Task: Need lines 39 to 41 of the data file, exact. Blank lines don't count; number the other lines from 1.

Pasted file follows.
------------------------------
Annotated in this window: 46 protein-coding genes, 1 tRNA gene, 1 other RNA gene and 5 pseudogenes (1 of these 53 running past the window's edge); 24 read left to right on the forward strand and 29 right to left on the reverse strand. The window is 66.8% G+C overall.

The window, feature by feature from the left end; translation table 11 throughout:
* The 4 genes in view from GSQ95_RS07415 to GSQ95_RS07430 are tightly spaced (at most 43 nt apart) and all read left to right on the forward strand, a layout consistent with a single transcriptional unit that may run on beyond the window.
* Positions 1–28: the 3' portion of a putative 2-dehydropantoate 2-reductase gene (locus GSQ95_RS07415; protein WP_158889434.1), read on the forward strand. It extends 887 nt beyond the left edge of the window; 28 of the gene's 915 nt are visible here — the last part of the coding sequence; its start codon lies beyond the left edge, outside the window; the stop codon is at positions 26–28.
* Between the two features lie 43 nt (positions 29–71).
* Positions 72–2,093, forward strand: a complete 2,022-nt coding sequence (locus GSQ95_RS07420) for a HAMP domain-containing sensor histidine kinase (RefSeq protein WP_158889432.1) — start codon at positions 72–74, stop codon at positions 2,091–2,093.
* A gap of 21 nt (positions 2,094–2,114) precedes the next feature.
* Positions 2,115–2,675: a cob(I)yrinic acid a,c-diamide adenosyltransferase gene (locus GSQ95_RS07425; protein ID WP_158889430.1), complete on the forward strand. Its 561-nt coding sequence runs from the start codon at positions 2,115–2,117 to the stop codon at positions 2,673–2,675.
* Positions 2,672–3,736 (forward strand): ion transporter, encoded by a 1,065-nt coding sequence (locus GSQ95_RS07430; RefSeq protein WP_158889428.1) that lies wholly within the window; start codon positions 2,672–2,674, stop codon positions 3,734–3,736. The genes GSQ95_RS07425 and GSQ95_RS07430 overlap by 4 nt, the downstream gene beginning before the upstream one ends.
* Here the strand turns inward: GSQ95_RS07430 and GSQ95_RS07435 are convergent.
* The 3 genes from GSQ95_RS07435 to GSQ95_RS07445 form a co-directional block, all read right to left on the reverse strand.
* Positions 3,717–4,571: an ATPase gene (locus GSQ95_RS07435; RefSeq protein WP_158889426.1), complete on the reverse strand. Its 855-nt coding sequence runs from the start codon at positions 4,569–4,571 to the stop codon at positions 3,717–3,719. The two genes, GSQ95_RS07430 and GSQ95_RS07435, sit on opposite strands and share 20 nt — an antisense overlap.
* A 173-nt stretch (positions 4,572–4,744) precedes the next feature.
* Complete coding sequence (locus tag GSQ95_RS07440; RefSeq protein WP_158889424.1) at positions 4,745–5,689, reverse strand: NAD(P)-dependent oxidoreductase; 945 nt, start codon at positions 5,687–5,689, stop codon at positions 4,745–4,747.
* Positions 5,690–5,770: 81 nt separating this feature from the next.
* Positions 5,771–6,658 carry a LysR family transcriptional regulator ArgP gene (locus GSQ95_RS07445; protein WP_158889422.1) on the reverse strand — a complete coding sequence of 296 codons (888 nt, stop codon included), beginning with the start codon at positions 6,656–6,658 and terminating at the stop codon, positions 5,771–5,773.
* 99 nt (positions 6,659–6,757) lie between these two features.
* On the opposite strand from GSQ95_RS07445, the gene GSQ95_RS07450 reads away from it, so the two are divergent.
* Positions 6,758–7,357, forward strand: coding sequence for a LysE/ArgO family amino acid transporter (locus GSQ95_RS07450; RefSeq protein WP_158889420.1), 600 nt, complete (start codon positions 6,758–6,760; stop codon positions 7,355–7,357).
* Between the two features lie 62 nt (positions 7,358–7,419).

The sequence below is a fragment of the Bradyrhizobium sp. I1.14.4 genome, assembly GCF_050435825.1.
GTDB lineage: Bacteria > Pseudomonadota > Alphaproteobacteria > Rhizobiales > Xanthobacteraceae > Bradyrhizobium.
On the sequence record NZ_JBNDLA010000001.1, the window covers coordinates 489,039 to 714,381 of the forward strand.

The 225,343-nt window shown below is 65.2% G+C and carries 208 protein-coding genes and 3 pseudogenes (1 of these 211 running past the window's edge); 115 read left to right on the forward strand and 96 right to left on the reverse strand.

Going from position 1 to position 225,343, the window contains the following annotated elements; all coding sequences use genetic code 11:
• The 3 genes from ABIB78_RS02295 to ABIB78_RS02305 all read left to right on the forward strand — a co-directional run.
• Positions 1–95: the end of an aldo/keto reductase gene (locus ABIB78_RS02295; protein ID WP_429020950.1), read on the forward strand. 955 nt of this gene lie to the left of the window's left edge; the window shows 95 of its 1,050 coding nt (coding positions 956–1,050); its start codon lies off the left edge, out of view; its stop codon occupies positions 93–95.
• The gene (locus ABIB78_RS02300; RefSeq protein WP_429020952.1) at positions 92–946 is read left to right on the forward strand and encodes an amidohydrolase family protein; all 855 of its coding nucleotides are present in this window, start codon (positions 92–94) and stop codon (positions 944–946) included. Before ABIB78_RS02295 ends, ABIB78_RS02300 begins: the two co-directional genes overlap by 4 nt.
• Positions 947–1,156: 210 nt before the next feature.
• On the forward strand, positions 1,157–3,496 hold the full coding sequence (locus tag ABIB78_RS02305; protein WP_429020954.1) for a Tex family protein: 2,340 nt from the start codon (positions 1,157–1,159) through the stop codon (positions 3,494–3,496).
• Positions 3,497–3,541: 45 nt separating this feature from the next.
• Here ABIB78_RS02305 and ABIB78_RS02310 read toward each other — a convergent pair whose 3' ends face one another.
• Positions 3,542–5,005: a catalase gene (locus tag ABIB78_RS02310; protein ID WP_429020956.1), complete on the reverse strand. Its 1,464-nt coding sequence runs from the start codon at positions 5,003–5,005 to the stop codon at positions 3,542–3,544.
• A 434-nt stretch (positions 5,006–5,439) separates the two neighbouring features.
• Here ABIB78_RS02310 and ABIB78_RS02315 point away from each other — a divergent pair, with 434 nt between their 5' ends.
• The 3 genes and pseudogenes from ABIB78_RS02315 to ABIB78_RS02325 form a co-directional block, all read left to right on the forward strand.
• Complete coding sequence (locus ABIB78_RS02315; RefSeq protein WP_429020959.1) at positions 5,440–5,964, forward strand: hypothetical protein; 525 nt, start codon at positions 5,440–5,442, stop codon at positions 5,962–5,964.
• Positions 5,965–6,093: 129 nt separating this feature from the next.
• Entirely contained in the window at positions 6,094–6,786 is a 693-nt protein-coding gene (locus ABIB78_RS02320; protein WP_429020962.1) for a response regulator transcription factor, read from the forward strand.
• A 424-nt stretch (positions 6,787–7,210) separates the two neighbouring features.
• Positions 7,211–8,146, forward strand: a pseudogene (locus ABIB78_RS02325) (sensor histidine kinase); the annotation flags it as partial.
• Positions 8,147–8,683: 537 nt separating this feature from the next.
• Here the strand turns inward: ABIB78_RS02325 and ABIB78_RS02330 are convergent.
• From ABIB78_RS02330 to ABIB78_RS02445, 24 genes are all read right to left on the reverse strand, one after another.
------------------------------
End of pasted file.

• Entirely contained in the window at positions 6,094–6,786 is a 693-nt protein-coding gene (locus ABIB78_RS02320; protein WP_429020962.1) for a response regulator transcription factor, read from the forward strand.
• A 424-nt stretch (positions 6,787–7,210) separates the two neighbouring features.
• Positions 7,211–8,146, forward strand: a pseudogene (locus ABIB78_RS02325) (sensor histidine kinase); the annotation flags it as partial.